Mnemonic Devices

 

Mnemonic Devices

Mnemonic devices are techniques you can use to help improve your ability to remember something. They are simple shortcuts that help you better encode and recall information. These mnemonic devices are usually images, words, or phrases.

Mnemonic devices use association and cues to recall information. You associate the item you want to remember with something else that is easily remembered such as an image, word, or phrase. You then use that image or word to provide the retrieval cue for the item you wish to remember.

Mnemonic devices can be useful when you need to remember a list of items, specific facts, or steps in a procedure.

 

Popular Mnemonic Devices

Below is are some popular mnemonic devices that can help you to remember information.

Method of Loci

Acronyms

Acrostics

Rhymes

Chunking

Clustering

Imagery or Visualization

 

 

Method of Loci

The method of loci involves visualizing yourself moving through some familiar place and placing each item to be recalled in a specific place. It is commonly referred to as the mental walk, and is a great technique for kinesthetic learners.

To utilize this method, first, select a location you are very familiar with. It could be a route you know well (drive to work or school) or specific locations in a building (your home). You need a path through the location as well as clearly defined locations along the path.

Imagine yourself walking through the location and placing items you want to remember in specific places you selected. Picture yourself putting items into each of these places by moving through this location in a direct path. Later imagine revisiting each location and retrieving the items.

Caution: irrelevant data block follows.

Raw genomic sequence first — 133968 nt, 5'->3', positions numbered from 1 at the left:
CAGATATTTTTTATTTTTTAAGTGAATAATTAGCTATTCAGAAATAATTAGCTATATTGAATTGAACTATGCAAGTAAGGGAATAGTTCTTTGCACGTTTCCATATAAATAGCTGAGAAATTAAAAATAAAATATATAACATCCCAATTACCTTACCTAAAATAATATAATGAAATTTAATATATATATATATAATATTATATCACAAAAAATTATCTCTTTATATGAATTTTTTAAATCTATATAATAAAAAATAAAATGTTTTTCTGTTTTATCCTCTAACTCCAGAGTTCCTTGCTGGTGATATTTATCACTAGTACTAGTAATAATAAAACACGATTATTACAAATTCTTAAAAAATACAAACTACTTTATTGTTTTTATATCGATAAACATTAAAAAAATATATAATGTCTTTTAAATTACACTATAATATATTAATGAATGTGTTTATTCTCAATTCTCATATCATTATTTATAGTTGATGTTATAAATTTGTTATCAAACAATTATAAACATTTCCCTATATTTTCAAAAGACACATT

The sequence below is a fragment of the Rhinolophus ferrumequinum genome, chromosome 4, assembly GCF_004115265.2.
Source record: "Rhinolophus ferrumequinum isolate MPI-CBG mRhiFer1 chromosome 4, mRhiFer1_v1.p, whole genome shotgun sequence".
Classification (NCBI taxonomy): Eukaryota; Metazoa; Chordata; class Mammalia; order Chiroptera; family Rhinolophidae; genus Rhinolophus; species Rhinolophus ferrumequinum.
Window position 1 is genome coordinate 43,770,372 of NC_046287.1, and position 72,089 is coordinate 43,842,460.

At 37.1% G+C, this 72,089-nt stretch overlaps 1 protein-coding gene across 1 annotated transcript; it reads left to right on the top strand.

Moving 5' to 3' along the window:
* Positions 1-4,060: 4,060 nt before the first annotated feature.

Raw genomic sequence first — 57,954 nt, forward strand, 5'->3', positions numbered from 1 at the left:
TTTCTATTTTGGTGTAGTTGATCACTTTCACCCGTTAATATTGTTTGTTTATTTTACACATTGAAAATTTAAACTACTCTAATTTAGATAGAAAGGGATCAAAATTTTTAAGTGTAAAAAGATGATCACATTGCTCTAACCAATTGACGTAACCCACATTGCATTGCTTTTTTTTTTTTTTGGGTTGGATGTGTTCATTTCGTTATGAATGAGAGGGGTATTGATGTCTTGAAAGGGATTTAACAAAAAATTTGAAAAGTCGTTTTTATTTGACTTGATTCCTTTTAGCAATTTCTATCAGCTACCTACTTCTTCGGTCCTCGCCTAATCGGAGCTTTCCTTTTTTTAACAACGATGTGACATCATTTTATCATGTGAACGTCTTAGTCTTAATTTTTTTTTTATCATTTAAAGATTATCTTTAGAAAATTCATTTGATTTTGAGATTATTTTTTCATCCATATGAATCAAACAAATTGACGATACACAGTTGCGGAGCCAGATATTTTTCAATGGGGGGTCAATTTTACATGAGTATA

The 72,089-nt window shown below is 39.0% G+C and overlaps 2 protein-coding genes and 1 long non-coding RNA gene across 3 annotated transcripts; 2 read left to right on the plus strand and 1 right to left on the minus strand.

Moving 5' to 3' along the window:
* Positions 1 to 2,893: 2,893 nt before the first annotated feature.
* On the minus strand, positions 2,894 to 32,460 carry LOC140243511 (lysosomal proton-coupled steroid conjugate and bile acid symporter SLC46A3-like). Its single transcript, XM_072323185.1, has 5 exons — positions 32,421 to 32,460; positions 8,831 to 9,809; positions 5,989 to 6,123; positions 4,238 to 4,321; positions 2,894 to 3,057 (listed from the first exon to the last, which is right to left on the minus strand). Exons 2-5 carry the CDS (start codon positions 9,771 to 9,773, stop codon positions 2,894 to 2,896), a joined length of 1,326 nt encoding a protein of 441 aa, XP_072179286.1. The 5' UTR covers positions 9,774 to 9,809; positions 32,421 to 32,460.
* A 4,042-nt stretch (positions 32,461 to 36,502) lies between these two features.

Acronyms

Acronyms are words formed from the first letters of a list of words.  Each letter acts as a cue to an item you need to remember. In school, students are often taught to use the acronym HOMES to remember the five Great Lakes (Huron, Ontario, Michigan, Erie, and Superior).

To create acronym, take the list of words or facts that you want to remember and put them in an order so that the first letters of each word spell a real word or a made-up word.
Examples:

PEMDAS, sequence in solving or evaluating math equations Parenthesis | Exponents | Multiplication | Division | Addition | Subtraction

 

ROY G. BIV, the colors of the visible spectrum Red, Orange, Yellow, Green, Blue, Indigo, Violet

IPMAT, the stages of cell division Interphase, Prophase, Metaphase, Anaphase, Telephase

 

 

Acrostics

Similar to acronyms, an acrostic is a sequence of letters that helps you remember a list of items. Instead of making a new word (like an acronym), you use the key letters to make a sentence or phrase. You make up a sentence in which the first letter of each word is part of or represents the initial of what you want to remember. This method is very helpful if you need to keep items in a particular order.

 

Examples:

My Dear Aunt Sally (mathematical order of operation: multiply and divide before you add and subtract).

 

You can remember the order of the planets by the sentence My very elegant mom just served us nine parrots” (representing Mercury, Venus, Earth, Mercury, Jupiter, Saturn, Uranus, Neptune, Pluto).